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Green Party Leader Elizabeth May prepares to hold a news conference on her exclusion from the leaders debates in Vancouver on March 30, 2011.

DON MACKINNON/AFP / Getty Images

The broadcast consortium that barred Elizabeth May from participating in the televised leaders debates said it will not back down on its decision, despite tens of thousands of letters from angry voters and a last-ditch court challenge by the Green Party.

The group is also facing criticism from within, with CBC Ombudsman Kirk LaPointe writing on his blog that there was little reason to exclude the Green Party leader.

The television consortium - comprised of the top newsroom executives at CBC/Radio-Canada, CTV, Global, and TVA - is under fire for not including the Green Party leader in the debates to be broadcast in English on April 12 and French on April 14 after the "the application of journalistic principles, and the fact that the Green Party has never elected a member to Parliament."

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A write-in campaign - encouraged by the Green Party and helped along with a list of e-mails and phone numbers for the consortium's members - has seen upwards of 20,000 messages arrive in the last 24 hours.

It's deja vu for the consortium's members, which initially excluded Ms. May from the 2008 debates but capitulated two days later after a groundswell of support. Chairman Troy Reeb said the decision, this time, will not be overturned regardless of public opinion.

"Our decision is final and the decision is unanimous," said Mr. Reeb, the vice-president of news for Shaw Media, which includes Global TV. "It will not be reconsidered."

Still, Ms. May, speaking at a campaign event in Saanich, B.C. said she hopes a Charter challenge arguing that the consortium's decision is "by definition capricious and arbitrary" could still land her a spot at the debates, which this year are set up in a way that will encourage more one-on-one confrontations between leaders.

"If we are relying on court action, we have to pull of a number of legal miracles," she said.

While the consortium has been criticized as an undemocratic group that doesn't have the best interests of the electorate at heart, Mr. Reeb said it doesn't claim to provide equal access to all candidates. It seeks to provide "equitable" coverage rather than "equal," he said.

Indeed in 1995, the Ontario Court of Appeal ruled that broadcasters need not include all parties in a debate.

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"Here's the reality. The consortium has no legal standing. It does not exist as a legal entity," he said, adding there are no written rules to follow and that decisions are made based on what provides the most value to viewers. "It is simply an ad hoc gathering of the five conventional networks."

The broadcasters started collaborating on debates in the 1970s as a way to cut costs and co-ordinate their schedules, and consider the broadcast a public service. The co-operative approach ensures everyone is at the same place at the same time, and that viewers from coast-to-coast have the same exposure to the leaders. It also helps them defray the production costs, which could run up to $200,000 for two hours in prime-time.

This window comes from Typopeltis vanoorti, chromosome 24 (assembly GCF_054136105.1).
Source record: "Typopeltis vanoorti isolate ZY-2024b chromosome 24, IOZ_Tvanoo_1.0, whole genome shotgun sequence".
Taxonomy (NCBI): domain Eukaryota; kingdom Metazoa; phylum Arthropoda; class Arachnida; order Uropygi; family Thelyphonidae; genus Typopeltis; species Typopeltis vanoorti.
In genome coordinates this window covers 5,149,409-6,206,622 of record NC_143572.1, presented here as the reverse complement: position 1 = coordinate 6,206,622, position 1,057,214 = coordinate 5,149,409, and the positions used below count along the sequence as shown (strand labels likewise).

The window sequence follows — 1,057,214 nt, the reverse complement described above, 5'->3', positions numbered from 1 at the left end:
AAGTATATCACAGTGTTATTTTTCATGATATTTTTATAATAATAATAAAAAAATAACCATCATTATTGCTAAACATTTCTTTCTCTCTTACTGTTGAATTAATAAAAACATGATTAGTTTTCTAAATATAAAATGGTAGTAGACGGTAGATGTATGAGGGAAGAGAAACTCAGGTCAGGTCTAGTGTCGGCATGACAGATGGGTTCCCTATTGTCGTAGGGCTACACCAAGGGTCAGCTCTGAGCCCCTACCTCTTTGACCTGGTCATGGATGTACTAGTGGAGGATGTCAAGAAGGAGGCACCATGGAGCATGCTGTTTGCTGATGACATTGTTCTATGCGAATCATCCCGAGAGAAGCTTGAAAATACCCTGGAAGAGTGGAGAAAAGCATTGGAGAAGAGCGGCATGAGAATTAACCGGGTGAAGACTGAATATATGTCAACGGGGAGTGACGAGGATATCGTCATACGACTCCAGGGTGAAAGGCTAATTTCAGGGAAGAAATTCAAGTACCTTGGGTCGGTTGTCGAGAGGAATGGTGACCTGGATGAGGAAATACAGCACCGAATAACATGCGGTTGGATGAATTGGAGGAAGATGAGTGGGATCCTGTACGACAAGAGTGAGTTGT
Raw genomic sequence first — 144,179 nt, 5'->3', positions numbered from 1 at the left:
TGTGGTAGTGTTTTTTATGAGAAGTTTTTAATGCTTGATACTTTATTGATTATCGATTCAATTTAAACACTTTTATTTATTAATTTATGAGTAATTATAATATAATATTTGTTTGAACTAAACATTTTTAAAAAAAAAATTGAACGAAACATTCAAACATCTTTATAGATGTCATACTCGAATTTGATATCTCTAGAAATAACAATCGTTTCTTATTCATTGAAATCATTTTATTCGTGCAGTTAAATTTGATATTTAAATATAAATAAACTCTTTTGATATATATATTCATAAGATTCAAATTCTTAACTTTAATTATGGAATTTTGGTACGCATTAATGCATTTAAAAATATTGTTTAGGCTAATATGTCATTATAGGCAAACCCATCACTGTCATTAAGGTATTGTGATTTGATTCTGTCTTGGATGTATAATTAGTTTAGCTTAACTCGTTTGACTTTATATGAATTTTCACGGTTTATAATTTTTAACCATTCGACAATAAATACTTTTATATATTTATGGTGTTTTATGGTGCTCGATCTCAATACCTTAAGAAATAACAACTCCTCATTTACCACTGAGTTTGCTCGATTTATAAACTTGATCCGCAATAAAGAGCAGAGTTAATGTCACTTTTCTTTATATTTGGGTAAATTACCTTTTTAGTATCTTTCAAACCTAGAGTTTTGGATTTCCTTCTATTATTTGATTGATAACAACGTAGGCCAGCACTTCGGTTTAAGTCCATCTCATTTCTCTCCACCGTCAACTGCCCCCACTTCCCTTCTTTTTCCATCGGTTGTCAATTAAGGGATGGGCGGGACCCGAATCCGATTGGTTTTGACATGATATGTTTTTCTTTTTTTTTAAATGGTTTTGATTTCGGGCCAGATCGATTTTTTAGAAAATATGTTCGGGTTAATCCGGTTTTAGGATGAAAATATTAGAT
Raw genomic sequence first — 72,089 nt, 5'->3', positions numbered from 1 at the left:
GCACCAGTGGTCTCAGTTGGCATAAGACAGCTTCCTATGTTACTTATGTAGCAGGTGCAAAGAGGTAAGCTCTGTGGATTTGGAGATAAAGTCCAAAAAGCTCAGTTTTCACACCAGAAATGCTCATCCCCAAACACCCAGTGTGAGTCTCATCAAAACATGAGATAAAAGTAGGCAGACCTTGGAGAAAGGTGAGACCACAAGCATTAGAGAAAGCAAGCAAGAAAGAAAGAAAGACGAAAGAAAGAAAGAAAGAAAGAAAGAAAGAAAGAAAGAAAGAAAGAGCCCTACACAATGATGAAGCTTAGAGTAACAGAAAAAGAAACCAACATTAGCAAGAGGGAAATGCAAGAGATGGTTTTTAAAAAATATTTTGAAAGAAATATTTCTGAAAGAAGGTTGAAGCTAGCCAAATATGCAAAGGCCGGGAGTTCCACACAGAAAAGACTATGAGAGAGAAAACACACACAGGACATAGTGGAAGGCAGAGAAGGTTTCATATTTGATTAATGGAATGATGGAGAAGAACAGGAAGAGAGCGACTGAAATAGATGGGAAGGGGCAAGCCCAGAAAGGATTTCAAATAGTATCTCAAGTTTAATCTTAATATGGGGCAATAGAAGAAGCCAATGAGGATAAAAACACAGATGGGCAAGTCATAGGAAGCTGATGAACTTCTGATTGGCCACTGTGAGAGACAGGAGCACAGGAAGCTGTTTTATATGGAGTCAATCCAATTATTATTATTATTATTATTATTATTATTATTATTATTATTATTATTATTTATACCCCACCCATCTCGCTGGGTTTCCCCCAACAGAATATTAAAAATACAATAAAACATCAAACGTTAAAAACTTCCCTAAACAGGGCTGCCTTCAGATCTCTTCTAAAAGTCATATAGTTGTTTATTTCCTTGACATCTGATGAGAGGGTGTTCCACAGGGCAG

NDP leader Jack Layton this week called the consortium "a shadowy group of television executives who seem unlikely to qualify as the best guardians of democracy," but Mr. Reeb said there's nothing stopping other networks from inviting the leaders to participate in an alternate debate.

"We have no monopoly," he said. "If someone else were to run a good one, we may even think about picking it up."

They may think about it, but it isn't a strong possibility.

The consortium sets dates well in advance, because the networks want to pick a night that will cause the least amount of financial pain for each network. One of the reasons April 12 was chosen for the English debate is that the CBC didn't want the debates knocking the hockey playoffs off the air. They start on April 13.

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Steve Paikin, host of TV Ontario's The Agenda, will once again host the English-language debate, according to someone close to the negotiations. Mr. Paikin's position with the Ontario government's private broadcaster makes him a choice that profits none of the national networks, whose senior journalists and anchors vie for public prominence.

He'll be presiding over a format that the consortium developed to increase the number of one-on-one confrontations between the party leaders. Each segment will initially pit two leaders against each other on a question.

"There will be less of everyone jumping in and more opportunity for two leaders to go head-to-head before everyone jumps in," Mr. Reeb said. "We reserve the right to determine which questions to which leaders of course - we are trying to make good television here after all."

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